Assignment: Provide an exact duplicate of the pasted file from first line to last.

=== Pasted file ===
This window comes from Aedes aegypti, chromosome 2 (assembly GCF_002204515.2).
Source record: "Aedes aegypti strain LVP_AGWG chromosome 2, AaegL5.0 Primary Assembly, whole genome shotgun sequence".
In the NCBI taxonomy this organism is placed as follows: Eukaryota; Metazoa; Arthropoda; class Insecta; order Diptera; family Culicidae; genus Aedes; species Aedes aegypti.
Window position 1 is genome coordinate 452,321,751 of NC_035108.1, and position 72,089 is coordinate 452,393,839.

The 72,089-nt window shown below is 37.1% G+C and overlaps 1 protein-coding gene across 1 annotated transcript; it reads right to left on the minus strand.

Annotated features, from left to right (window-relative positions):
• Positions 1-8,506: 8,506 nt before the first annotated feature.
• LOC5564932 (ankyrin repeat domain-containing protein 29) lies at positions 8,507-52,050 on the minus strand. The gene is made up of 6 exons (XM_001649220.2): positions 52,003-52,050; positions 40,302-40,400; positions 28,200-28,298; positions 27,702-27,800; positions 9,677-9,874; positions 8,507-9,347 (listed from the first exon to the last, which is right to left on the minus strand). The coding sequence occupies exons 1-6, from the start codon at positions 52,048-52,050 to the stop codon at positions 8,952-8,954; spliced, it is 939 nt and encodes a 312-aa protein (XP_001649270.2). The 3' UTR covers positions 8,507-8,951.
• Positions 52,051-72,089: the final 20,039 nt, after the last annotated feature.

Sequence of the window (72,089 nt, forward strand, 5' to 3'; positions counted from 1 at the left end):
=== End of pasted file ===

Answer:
This window comes from Aedes aegypti, chromosome 2 (assembly GCF_002204515.2).
Source record: "Aedes aegypti strain LVP_AGWG chromosome 2, AaegL5.0 Primary Assembly, whole genome shotgun sequence".
In the NCBI taxonomy this organism is placed as follows: Eukaryota; Metazoa; Arthropoda; class Insecta; order Diptera; family Culicidae; genus Aedes; species Aedes aegypti.
Window position 1 is genome coordinate 452,321,751 of NC_035108.1, and position 72,089 is coordinate 452,393,839.

The 72,089-nt window shown below is 37.1% G+C and overlaps 1 protein-coding gene across 1 annotated transcript; it reads right to left on the minus strand.

Annotated features, from left to right (window-relative positions):
• Positions 1-8,506: 8,506 nt before the first annotated feature.
• LOC5564932 (ankyrin repeat domain-containing protein 29) lies at positions 8,507-52,050 on the minus strand. The gene is made up of 6 exons (XM_001649220.2): positions 52,003-52,050; positions 40,302-40,400; positions 28,200-28,298; positions 27,702-27,800; positions 9,677-9,874; positions 8,507-9,347 (listed from the first exon to the last, which is right to left on the minus strand). The coding sequence occupies exons 1-6, from the start codon at positions 52,048-52,050 to the stop codon at positions 8,952-8,954; spliced, it is 939 nt and encodes a 312-aa protein (XP_001649270.2). The 3' UTR covers positions 8,507-8,951.
• Positions 52,051-72,089: the final 20,039 nt, after the last annotated feature.

Sequence of the window (72,089 nt, forward strand, 5' to 3'; positions counted from 1 at the left end):